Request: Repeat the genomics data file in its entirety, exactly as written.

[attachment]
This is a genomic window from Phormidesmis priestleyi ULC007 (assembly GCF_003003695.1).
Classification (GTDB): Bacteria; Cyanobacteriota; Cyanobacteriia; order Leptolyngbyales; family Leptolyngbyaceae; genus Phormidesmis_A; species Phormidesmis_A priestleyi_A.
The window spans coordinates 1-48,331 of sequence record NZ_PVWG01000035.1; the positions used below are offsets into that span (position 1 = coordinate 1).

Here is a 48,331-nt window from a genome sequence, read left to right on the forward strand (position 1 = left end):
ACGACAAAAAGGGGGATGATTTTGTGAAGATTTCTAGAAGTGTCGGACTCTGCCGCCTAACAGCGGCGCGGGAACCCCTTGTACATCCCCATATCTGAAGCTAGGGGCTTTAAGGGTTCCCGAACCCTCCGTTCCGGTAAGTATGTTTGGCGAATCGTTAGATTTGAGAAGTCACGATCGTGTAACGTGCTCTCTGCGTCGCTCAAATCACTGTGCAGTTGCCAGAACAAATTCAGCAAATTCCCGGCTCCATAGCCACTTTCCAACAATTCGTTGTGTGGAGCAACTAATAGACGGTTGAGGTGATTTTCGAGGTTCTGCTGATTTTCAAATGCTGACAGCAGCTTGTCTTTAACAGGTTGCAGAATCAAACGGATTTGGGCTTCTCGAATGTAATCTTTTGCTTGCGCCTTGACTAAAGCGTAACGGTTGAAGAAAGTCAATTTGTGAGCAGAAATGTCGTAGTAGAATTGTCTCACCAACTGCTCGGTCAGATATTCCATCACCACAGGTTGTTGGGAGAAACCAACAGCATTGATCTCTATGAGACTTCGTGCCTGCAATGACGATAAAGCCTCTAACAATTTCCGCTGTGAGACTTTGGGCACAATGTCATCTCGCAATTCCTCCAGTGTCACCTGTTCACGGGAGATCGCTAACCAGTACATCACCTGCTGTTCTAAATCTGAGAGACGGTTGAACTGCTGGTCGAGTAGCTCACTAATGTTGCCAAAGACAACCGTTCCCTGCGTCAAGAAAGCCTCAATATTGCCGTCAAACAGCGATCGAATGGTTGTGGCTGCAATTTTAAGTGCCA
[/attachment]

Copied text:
This is a genomic window from Phormidesmis priestleyi ULC007 (assembly GCF_003003695.1).
Classification (GTDB): Bacteria; Cyanobacteriota; Cyanobacteriia; order Leptolyngbyales; family Leptolyngbyaceae; genus Phormidesmis_A; species Phormidesmis_A priestleyi_A.
The window spans coordinates 1-48,331 of sequence record NZ_PVWG01000035.1; the positions used below are offsets into that span (position 1 = coordinate 1).

Here is a 48,331-nt window from a genome sequence, read left to right on the forward strand (position 1 = left end):
ACGACAAAAAGGGGGATGATTTTGTGAAGATTTCTAGAAGTGTCGGACTCTGCCGCCTAACAGCGGCGCGGGAACCCCTTGTACATCCCCATATCTGAAGCTAGGGGCTTTAAGGGTTCCCGAACCCTCCGTTCCGGTAAGTATGTTTGGCGAATCGTTAGATTTGAGAAGTCACGATCGTGTAACGTGCTCTCTGCGTCGCTCAAATCACTGTGCAGTTGCCAGAACAAATTCAGCAAATTCCCGGCTCCATAGCCACTTTCCAACAATTCGTTGTGTGGAGCAACTAATAGACGGTTGAGGTGATTTTCGAGGTTCTGCTGATTTTCAAATGCTGACAGCAGCTTGTCTTTAACAGGTTGCAGAATCAAACGGATTTGGGCTTCTCGAATGTAATCTTTTGCTTGCGCCTTGACTAAAGCGTAACGGTTGAAGAAAGTCAATTTGTGAGCAGAAATGTCGTAGTAGAATTGTCTCACCAACTGCTCGGTCAGATATTCCATCACCACAGGTTGTTGGGAGAAACCAACAGCATTGATCTCTATGAGACTTCGTGCCTGCAATGACGATAAAGCCTCTAACAATTTCCGCTGTGAGACTTTGGGCACAATGTCATCTCGCAATTCCTCCAGTGTCACCTGTTCACGGGAGATCGCTAACCAGTACATCACCTGCTGTTCTAAATCTGAGAGACGGTTGAACTGCTGGTCGAGTAGCTCACTAATGTTGCCAAAGACAACCGTTCCCTGCGTCAAGAAAGCCTCAATATTGCCGTCAAACAGCGATCGAATGGTTGTGGCTGCAATTTTAAGTGCCA